Bombykol, the sex pheromone emitted by female Bombyx mori silkmoths, travels in an odor plume. When a male encounters such a plume, bombykol molecules waft through his feathery antennae, entering pores in some 17,000 hairlike sex-pheromone sensors on each antenna. That attracts the males and enables them to identify a mating partner by her “scent.” But until now it was not clear at what level in the male nervous system the behavior-triggering recognition of an appropriate mate takes place. A new paper reports that the binding of the pheromone to a specific receptor protein in olfactory neurons is enough to elicit the full sequence of behaviors that culminate in mating.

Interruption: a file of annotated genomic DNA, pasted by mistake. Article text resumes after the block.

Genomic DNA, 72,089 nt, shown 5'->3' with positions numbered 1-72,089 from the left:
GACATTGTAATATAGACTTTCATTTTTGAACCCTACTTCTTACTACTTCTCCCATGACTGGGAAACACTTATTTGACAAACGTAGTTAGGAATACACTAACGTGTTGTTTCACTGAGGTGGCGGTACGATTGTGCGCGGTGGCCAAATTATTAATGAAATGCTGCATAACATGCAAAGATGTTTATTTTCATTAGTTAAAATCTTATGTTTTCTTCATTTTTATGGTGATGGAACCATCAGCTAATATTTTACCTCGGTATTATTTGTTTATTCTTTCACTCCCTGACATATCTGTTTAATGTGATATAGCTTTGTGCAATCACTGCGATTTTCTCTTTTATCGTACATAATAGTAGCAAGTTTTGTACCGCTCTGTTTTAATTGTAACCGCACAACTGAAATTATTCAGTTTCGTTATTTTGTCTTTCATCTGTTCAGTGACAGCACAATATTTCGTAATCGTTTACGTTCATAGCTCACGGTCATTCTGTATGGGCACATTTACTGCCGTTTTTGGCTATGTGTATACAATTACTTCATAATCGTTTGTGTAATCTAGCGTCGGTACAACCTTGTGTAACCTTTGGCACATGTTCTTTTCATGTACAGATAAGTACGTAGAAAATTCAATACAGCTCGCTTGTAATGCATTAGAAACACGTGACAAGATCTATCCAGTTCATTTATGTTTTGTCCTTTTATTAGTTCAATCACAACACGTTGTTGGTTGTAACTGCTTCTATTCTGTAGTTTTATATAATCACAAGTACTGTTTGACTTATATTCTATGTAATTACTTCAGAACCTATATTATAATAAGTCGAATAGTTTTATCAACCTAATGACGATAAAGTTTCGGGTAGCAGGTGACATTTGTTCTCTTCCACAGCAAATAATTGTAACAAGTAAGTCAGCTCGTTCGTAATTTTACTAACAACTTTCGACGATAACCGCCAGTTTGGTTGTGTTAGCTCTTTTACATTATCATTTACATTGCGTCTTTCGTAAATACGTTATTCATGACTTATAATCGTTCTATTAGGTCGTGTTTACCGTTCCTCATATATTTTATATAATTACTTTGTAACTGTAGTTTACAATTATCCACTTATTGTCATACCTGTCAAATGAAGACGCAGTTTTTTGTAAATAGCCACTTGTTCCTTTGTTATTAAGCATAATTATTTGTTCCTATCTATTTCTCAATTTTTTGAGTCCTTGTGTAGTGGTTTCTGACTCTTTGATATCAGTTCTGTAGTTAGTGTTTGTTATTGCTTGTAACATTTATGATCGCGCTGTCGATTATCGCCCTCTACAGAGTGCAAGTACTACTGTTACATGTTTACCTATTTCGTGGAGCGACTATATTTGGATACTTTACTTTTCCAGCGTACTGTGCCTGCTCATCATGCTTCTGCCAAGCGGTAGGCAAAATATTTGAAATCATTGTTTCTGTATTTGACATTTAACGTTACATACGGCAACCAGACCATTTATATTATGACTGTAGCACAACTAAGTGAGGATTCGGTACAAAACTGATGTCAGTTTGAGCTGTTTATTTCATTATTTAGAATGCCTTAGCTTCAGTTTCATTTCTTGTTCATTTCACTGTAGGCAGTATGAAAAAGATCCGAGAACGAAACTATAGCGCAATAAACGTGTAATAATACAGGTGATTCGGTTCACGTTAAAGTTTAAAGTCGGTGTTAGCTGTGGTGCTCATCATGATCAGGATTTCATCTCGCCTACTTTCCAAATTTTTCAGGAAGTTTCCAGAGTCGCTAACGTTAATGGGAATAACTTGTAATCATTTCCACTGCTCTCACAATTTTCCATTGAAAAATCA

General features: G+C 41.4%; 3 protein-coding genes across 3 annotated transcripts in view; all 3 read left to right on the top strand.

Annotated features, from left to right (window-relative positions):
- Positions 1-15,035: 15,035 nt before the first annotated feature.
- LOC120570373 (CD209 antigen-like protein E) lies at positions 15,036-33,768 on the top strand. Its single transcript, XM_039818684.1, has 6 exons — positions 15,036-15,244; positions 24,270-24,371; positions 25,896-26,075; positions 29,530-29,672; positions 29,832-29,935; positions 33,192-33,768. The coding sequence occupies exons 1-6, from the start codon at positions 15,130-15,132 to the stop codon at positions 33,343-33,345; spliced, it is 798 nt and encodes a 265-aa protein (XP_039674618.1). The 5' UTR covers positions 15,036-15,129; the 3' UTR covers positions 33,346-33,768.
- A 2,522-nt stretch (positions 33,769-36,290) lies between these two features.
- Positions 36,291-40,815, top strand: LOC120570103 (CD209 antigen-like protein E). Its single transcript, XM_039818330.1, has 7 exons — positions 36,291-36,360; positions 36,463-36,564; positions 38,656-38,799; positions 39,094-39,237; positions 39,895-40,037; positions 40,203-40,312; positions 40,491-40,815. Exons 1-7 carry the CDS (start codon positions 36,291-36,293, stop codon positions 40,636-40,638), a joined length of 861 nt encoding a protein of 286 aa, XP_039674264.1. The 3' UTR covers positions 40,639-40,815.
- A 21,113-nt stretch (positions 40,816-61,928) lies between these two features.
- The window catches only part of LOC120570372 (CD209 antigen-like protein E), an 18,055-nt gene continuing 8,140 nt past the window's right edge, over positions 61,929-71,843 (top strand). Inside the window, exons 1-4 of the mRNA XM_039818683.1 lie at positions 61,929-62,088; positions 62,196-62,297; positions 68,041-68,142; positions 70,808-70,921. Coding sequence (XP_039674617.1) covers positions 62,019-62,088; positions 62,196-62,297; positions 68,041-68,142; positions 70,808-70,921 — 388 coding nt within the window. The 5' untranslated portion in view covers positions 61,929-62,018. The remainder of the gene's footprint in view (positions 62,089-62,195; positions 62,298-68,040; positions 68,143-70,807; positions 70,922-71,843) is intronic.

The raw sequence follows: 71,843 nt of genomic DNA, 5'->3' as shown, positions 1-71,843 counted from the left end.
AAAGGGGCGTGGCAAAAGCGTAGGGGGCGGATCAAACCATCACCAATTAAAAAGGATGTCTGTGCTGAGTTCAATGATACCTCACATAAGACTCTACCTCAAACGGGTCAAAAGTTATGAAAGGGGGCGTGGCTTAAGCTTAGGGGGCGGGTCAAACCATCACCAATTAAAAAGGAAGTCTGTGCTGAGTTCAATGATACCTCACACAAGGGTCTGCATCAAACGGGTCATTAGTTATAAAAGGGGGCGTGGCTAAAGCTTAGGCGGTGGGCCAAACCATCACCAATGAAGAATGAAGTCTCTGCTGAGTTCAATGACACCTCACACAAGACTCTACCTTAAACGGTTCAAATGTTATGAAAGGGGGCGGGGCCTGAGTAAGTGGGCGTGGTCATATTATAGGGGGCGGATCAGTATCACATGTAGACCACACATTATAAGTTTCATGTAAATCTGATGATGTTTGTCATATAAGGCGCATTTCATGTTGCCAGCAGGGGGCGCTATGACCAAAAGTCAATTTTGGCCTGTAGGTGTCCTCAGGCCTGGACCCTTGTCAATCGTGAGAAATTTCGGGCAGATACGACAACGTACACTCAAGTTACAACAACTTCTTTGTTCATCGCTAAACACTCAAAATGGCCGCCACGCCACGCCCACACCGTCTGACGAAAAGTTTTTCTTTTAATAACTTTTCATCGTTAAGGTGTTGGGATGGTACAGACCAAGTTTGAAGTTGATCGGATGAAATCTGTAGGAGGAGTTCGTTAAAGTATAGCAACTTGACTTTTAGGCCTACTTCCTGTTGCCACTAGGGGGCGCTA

To demonstrate this, Ryohei Kanzaki of the University of Tokyo and a team of nine scientists created a tansgenic silkmoth: a male B. mori carrying the sex pheromone receptor of another species, the diamond-back moth Plutella xylostella. When the researchers exposed transgenic B. mori males to the pheromone of a diamondback moth, the males responded as if they had found female silkmoths: they eagerly flapped their wings, approached the source of the odor—a piece of paper loaded with the diamondback pheromone—and attempted to copulate with the scent-laden piece of paper.
The results answer a long-standing question and also provide a strong foundation for the development of biosensors. A transgenic silkmoth could be used to detect any odor for which a receptor can be engineered, including volatiles in illicit substances, air pollutants, and contaminants in food and wine.(PLoS Genetics)